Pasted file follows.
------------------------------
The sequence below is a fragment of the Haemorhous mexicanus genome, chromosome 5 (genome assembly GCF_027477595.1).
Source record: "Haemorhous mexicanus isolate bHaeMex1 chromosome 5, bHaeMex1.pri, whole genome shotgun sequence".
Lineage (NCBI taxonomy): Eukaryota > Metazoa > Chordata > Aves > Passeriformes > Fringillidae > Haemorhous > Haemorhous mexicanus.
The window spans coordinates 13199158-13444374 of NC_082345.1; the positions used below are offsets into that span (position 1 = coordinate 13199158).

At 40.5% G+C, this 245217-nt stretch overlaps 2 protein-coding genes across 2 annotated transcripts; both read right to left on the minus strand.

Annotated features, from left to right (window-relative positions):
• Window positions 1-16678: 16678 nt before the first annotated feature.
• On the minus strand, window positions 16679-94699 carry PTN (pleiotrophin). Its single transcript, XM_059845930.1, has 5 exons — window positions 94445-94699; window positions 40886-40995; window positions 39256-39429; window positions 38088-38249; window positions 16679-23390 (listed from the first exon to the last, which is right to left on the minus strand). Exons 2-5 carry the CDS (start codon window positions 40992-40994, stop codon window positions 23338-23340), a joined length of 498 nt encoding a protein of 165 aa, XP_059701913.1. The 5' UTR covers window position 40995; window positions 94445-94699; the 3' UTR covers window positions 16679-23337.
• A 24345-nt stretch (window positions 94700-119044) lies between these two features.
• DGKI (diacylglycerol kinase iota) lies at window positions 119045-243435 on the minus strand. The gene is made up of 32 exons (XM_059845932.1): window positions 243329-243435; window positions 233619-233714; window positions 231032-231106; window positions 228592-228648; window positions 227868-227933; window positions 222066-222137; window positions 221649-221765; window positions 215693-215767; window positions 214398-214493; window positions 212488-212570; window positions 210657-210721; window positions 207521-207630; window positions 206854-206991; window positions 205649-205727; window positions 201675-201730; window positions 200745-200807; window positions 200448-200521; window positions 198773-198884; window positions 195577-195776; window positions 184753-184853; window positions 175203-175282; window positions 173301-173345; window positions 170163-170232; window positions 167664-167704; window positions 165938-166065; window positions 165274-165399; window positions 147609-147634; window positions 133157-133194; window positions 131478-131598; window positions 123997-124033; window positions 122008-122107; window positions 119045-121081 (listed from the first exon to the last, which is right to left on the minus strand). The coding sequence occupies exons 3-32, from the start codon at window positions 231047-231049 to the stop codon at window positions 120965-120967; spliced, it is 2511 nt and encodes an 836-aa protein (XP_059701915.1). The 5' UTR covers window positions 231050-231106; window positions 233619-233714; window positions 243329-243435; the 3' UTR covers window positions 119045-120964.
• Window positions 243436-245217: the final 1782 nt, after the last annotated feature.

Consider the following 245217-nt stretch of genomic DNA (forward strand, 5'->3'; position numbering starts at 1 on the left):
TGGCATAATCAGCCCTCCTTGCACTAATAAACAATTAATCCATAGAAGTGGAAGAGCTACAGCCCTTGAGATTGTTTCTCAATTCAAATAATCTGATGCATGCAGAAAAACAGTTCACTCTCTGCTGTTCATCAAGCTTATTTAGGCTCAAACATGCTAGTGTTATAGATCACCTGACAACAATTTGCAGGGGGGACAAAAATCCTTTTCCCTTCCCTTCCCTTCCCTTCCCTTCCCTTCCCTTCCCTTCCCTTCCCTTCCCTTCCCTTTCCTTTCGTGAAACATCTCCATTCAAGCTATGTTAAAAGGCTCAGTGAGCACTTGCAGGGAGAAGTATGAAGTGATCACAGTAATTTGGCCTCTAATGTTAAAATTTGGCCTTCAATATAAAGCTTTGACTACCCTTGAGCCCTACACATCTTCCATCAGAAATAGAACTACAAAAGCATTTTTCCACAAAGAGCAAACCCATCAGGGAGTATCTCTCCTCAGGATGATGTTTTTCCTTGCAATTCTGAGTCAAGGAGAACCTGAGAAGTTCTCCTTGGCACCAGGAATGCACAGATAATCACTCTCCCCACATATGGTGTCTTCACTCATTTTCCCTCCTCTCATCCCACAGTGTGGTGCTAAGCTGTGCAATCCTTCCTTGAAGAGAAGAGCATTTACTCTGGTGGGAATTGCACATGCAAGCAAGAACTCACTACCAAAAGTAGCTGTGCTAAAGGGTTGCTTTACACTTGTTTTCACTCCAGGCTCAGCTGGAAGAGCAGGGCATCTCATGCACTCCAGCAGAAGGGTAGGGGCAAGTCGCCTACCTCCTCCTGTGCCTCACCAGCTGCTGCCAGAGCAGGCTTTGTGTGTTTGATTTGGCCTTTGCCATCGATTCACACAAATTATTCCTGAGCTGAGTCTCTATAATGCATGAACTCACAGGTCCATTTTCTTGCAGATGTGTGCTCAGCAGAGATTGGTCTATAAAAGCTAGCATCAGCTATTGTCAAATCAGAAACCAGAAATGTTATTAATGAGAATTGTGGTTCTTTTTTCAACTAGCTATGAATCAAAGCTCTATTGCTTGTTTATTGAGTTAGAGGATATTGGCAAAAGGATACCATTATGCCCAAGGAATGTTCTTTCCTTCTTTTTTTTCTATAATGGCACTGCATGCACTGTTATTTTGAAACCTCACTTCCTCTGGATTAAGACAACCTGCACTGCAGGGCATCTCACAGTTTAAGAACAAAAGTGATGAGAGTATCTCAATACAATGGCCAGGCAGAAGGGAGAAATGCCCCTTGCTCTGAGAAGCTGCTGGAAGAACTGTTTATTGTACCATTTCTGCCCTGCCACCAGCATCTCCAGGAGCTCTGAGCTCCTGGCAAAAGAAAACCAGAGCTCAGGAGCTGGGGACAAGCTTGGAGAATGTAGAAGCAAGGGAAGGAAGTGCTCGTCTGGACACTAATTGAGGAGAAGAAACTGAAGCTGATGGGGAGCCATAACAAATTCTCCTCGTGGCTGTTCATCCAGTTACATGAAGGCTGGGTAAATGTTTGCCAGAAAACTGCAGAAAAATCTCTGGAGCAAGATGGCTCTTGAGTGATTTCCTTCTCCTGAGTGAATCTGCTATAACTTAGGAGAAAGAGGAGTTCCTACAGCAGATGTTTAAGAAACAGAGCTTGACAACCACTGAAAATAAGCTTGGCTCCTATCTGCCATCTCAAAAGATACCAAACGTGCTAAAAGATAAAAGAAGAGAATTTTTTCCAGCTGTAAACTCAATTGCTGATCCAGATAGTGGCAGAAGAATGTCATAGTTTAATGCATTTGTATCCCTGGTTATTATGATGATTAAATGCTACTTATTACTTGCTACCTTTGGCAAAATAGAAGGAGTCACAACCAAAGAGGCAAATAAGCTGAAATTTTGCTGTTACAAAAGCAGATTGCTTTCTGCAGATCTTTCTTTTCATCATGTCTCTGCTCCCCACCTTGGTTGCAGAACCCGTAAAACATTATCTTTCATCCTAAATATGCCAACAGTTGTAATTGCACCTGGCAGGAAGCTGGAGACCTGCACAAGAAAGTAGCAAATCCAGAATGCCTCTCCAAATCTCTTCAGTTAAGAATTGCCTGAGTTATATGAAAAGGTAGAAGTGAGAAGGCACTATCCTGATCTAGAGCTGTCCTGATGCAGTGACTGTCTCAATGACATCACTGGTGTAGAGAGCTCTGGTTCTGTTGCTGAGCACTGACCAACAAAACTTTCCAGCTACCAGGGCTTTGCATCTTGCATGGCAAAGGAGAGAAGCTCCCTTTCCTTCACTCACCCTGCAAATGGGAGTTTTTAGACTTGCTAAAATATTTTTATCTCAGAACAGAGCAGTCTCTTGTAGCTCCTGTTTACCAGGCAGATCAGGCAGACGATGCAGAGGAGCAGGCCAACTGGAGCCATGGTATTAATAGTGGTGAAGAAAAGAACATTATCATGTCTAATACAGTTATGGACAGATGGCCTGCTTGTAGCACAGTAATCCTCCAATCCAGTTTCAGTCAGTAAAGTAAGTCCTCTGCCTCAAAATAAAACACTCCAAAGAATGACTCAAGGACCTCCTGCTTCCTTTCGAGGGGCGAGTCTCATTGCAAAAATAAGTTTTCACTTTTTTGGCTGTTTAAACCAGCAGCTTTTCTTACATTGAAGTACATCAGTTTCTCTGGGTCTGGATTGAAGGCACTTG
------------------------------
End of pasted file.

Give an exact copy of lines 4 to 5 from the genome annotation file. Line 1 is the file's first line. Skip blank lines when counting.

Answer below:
The window spans coordinates 13199158-13444374 of NC_082345.1; the positions used below are offsets into that span (position 1 = coordinate 13199158).

At 40.5% G+C, this 245217-nt stretch overlaps 2 protein-coding genes across 2 annotated transcripts; both read right to left on the minus strand.